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Classification & Qualifications Appeal Decisions

Washington, DC

U.S. Office of Personnel Management
Classification Appeal Decision
Under section 5112 of title 5, United States Code

Anthony A. DiFlumeri
Visual Information Specialist
GS-1084-9
Entertainment and Business
Fleet and Family Readiness Department
Naval Weapons Station Earle
U.S. Department of the Navy
Colts Neck, New Jersey
Visual Information Specialist
C-1084-09
C-1084-09-02

Carlos A. Torrico
Acting Classification Appeals and FLSA Claims
Program Manager
Agency Compliance and Evaluation
Merit System Accountability and Compliance

02/13/2018


Date

As provided in section 511.612 of title 5, Code of Federal Regulations (CFR), this decision constitutes a certificate that is mandatory and binding on all administrative, certifying, payroll, disbursing, and accounting officials of the Government.  The agency is responsible for reviewing its classification decisions for identical, similar, or related positions to ensure consistency with this decision.  There is no right of further appeal.  This decision is subject to discretionary review only under conditions and time limits specified in the Introduction to the Position Classification Standards (Introduction), appendix 4, section G (address provided in appendix 4, section H).

As discussed in this decision, our findings show the appellant’s official position description (PD) does not meet the standard of adequacy described in section III.E. of the Introduction.  Since PDs must meet the standard of adequacy, the agency must revise the appellant’s PD to reflect our findings.  The servicing human resources office must submit a compliance report containing the corrected PD and a Standard Form 50 showing the personnel action taken.  The report must be submitted within 30 days from the effective date of the personnel action to the Office of Personnel Management (OPM), Agency Compliance and Evaluation, Washington, DC, office.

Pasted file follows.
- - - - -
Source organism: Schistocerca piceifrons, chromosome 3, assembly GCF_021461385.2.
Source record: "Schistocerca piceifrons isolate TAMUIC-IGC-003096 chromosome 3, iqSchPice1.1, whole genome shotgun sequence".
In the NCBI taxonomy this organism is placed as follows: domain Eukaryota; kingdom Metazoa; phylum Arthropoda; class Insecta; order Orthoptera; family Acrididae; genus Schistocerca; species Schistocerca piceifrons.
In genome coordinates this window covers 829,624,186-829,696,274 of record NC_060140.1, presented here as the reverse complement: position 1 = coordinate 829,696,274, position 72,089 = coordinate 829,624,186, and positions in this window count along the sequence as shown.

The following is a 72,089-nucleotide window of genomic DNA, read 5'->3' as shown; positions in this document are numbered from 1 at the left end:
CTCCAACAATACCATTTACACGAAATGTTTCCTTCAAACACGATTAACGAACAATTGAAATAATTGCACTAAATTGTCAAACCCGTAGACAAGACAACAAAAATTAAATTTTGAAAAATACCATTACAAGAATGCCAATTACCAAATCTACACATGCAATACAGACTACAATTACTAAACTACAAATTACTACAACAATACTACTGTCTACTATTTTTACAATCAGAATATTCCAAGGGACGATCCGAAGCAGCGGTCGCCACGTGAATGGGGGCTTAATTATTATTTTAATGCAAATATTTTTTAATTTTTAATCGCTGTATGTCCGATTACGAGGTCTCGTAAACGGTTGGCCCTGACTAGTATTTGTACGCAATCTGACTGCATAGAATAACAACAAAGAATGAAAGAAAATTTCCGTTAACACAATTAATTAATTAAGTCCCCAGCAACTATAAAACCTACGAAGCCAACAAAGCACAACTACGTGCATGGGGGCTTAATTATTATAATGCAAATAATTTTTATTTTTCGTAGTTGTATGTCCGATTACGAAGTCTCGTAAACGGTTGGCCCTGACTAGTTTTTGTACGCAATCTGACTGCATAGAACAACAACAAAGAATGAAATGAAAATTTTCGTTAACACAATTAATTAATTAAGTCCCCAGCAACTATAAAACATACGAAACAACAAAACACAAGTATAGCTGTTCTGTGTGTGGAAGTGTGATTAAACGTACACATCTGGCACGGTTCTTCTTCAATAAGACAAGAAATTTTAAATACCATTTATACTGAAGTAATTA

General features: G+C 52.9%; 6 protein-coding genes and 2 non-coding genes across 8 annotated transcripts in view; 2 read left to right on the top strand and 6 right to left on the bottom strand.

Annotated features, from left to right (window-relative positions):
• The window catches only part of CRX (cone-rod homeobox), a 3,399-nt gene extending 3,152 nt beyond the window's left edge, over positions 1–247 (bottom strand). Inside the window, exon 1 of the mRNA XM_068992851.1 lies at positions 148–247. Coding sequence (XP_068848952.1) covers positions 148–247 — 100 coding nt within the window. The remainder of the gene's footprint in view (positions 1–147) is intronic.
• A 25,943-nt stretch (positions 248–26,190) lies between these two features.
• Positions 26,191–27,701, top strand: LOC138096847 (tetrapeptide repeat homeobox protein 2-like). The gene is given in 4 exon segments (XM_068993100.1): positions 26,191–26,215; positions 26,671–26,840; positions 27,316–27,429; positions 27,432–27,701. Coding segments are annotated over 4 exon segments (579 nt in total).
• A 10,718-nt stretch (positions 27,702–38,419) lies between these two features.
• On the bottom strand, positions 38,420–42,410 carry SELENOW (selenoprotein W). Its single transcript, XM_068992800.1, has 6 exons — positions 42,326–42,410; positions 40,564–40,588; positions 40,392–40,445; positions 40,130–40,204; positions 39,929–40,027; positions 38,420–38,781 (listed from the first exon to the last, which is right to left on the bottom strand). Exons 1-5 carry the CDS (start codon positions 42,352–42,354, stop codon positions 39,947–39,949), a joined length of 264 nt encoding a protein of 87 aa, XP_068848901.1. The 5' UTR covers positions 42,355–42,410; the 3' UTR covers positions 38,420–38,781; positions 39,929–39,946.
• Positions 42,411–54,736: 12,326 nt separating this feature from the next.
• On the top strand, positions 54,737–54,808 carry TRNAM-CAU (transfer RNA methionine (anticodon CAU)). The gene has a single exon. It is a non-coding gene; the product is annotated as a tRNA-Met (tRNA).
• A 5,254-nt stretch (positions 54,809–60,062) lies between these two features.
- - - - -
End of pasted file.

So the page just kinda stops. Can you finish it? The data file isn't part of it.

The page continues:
Introduction

The appellant’s position is currently classified as Visual Information Specialist, GS-1084-9, but he believes it should be classified at the GS-10 grade level.[1]  The position is assigned to Entertainment and Business, Fleet and Family Readiness Department, Naval Weapons Station (NWS) Earle, U.S. Department of the Navy, at Colts Neck, New Jersey.  We have accepted and decided this appeal under section 5112 of title 5, United States Code.

General issues

The appellant makes various statements about his agency’s classification review process and evaluation of his position.  In adjudicating this appeal, our responsibility is to make our own independent decision on the proper classification of his position.  By law, we must make that decision solely by comparing the appellant’s current duties and responsibilities to OPM position classification standards (PCS) and guidelines (5 U.S.C 5106, 5107, and 5112).  Because our decision sets aside any previous agency decisions, the classification practices used by the appellant’s agency in classifying his position are not germane to the classification appeal process. 

Position information